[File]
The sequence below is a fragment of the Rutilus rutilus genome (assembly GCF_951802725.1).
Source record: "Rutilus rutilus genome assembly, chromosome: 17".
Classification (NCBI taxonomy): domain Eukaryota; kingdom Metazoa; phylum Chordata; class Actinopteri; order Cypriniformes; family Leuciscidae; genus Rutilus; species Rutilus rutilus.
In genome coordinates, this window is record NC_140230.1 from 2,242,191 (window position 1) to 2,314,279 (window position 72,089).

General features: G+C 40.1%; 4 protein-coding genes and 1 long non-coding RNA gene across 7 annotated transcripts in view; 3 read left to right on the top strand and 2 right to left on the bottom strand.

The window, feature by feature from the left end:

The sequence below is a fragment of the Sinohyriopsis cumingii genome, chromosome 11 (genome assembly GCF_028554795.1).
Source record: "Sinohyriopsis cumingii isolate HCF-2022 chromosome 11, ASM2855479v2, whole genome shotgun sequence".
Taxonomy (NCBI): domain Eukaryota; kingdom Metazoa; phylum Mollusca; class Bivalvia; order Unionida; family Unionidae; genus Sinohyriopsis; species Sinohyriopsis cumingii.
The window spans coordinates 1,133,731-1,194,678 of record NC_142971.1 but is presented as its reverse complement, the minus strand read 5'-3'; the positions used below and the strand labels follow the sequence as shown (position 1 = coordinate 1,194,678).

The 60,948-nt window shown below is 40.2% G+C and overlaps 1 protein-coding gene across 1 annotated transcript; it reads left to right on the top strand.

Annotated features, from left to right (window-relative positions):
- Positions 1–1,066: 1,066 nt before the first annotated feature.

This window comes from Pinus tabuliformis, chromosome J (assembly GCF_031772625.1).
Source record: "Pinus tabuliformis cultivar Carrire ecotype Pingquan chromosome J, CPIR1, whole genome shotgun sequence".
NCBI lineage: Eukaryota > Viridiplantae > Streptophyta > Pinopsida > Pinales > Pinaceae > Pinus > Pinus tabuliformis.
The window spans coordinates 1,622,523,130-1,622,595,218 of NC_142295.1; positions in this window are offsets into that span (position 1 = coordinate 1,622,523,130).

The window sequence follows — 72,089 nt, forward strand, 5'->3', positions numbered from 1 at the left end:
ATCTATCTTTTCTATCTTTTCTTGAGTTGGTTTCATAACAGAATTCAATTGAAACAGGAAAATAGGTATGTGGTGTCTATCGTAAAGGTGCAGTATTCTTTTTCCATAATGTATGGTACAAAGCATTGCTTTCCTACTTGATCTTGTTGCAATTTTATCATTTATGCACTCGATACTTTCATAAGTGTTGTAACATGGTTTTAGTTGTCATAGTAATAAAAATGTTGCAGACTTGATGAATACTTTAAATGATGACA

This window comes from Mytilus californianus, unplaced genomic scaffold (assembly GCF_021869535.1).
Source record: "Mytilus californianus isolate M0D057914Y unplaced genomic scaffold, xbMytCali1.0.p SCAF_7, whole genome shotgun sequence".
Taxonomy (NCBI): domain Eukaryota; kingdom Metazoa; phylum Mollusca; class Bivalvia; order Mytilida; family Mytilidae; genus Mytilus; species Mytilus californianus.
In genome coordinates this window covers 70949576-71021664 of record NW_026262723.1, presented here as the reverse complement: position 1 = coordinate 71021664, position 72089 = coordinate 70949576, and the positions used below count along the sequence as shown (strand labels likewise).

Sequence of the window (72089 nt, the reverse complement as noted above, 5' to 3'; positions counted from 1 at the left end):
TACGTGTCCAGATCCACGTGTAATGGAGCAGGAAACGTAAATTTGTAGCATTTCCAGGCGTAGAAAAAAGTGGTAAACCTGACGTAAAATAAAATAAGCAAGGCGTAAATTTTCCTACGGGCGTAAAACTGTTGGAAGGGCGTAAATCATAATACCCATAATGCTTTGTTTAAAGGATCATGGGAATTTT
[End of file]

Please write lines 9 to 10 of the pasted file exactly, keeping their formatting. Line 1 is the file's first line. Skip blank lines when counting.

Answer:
Taxonomy (NCBI): domain Eukaryota; kingdom Metazoa; phylum Mollusca; class Bivalvia; order Unionida; family Unionidae; genus Sinohyriopsis; species Sinohyriopsis cumingii.
The window spans coordinates 1,133,731-1,194,678 of record NC_142971.1 but is presented as its reverse complement, the minus strand read 5'-3'; the positions used below and the strand labels follow the sequence as shown (position 1 = coordinate 1,194,678).